The United Nations set a common standard on human rights with the adoption of the UniversalDeclaration of Human Rights in 1948. Although this Declaration is not part of binding international law,its acceptance by all countries around the world gives great moral weight to the fundamental principlethat all human beings, rich and poor, strong and weak, male and female, of all races and religions, areto be treated equally and with respect for their natural worth as human beings.The United Nations has since adopted many legally binding international human rights instruments.These treaties are used as a framework for discussing and applying human rights. Through theseinstruments, the principles and rights they outline become legal obligations on those States choosing tobe bound by them. The framework also establishes legal and other mechanisms to hold governmentsaccountable in the event they violate human rights.The instruments of the international human rights framework are the Universal Declaration of HumanRights and the six core human rights treaties: the International Covenant on Civil and Political Rights;the International Covenant on Economic, Social and Cultural Rights; the Convention on the Rights of theChild; the Convention against Torture and other Cruel, Inhuman or Degrading Treatment or Punishment;the International Convention on the Elimination of All Forms of Racial Discrimination; and theConvention on the Elimination of All Forms of Discrimination against Women. Every country in the worldhas ratified at least one of these, and many have ratified most of them. These treaties are importanttools for holding governments accountable for the respect for, protection of and realization of the rightsof individuals in their country.As part of the framework of human rights law, all human rights areindivisible, interrelated andinterdependent. Understanding this framework is important to promoting, protecting and realizingchildren’s rights because the Convention on the Rights of the Child—and the rights and duties containedin it—are part of the framework.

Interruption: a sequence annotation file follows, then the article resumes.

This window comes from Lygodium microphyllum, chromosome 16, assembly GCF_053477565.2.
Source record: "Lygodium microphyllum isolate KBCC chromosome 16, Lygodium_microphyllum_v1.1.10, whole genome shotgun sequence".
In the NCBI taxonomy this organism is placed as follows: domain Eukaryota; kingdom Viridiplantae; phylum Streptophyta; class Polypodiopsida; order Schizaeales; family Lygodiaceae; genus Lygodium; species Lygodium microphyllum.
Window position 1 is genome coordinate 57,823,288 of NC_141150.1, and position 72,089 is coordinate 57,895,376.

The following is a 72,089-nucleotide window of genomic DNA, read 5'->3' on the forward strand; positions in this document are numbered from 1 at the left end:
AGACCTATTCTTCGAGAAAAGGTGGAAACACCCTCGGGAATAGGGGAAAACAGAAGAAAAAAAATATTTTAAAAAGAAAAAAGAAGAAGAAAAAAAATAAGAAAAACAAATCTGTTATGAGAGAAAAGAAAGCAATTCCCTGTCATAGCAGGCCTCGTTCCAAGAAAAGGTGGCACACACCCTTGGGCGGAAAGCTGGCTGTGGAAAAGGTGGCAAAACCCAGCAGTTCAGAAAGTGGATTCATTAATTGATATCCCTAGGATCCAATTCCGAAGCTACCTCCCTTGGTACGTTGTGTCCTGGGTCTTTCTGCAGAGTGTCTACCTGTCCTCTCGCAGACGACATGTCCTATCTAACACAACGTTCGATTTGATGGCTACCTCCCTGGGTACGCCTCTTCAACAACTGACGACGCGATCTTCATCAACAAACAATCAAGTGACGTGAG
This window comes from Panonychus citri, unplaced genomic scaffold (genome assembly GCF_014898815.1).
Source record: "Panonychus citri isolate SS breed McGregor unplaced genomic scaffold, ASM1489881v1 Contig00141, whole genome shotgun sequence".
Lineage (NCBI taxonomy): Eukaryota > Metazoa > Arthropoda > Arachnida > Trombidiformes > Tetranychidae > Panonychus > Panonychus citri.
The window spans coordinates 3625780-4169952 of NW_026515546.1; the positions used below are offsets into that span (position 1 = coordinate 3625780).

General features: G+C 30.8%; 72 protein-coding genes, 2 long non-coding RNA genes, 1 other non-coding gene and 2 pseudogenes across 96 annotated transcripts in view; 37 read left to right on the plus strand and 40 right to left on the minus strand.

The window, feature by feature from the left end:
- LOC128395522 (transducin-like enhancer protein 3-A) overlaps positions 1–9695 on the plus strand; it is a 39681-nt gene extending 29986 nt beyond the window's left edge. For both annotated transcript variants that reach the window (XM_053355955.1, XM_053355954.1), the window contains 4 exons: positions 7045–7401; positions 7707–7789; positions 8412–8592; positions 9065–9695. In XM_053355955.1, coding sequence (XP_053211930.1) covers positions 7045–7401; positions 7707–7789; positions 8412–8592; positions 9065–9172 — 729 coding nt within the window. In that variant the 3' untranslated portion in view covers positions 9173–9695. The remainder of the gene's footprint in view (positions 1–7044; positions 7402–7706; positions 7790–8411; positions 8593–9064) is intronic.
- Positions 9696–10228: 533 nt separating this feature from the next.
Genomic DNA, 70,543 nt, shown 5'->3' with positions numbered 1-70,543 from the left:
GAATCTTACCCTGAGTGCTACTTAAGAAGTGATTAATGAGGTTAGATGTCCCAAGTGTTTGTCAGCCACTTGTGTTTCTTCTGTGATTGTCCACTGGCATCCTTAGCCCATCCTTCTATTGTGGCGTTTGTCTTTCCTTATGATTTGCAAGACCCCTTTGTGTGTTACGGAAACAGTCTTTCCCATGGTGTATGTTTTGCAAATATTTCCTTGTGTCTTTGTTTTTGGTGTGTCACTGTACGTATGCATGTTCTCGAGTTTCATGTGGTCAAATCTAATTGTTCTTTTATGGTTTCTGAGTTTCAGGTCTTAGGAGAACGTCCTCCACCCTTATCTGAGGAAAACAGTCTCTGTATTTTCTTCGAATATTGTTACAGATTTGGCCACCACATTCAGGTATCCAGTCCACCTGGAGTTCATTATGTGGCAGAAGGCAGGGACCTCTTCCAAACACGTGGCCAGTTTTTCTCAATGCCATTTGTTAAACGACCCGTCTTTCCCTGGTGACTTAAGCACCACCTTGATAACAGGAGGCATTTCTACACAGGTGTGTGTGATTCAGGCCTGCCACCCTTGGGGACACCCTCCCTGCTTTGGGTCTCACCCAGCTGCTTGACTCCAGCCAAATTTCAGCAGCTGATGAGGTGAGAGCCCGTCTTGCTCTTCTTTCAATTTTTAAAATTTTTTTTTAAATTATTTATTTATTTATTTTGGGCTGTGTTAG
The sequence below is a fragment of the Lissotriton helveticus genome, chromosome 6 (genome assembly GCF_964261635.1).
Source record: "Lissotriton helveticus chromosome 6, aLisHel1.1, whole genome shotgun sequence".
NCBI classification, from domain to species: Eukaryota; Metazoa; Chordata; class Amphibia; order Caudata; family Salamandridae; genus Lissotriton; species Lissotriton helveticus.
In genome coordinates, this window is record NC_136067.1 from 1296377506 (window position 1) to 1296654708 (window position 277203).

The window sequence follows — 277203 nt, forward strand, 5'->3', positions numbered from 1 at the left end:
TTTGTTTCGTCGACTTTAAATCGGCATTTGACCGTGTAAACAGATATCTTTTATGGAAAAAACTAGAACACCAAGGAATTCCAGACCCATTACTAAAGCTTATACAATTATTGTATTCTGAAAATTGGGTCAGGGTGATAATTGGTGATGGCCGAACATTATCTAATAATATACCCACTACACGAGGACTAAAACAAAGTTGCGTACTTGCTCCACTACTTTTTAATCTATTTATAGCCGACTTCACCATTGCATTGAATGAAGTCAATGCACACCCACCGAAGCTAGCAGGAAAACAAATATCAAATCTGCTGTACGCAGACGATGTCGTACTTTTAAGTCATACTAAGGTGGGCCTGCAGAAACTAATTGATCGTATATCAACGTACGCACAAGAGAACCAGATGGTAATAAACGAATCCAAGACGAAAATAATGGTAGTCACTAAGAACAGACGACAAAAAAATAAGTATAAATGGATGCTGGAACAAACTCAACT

Path to the Convention on the Rights of the Child 
© UNICEF/HQ91-0241/ToutounjiWomen are trained to teach children toread and write in a project supported byUNICEF in Yemen.
The path to the Convention on the Rights of the Child has been long and slow. In 1945, the UnitedNations Charter laid the groundwork for the Convention by urging nations to promote and encouragerespect for human rights and fundamental freedoms 'for all'. The Universal Declaration of Human Rightsfollowed three years later, further stressing that "motherhood and childhood are entitled to special careand protection" and referring to the family as "the natural and fundamental group unit of society."Several Declarations on the Rights of the Child were agreed during the twentieth century, the last in1959 "recognizing that Mankind owes to the child the best that it has to give."Declarations are statements of moral and ethical intent but they are not legally binding instruments. Theinternational human rights framework was therefore built to contain covenants (or conventions) thatcarry the weight of international law. In 1976, the first two covenants—the International Covenants onCivil and Political Rights and on Economic, Social and Cultural Rights—became binding on States parties.These two Covenants used the foundation of the rights and principles in the Universal Declaration of Human Rights, and thus provided a legal as well as a moral obligation for countries to respect thehuman rights of each individual.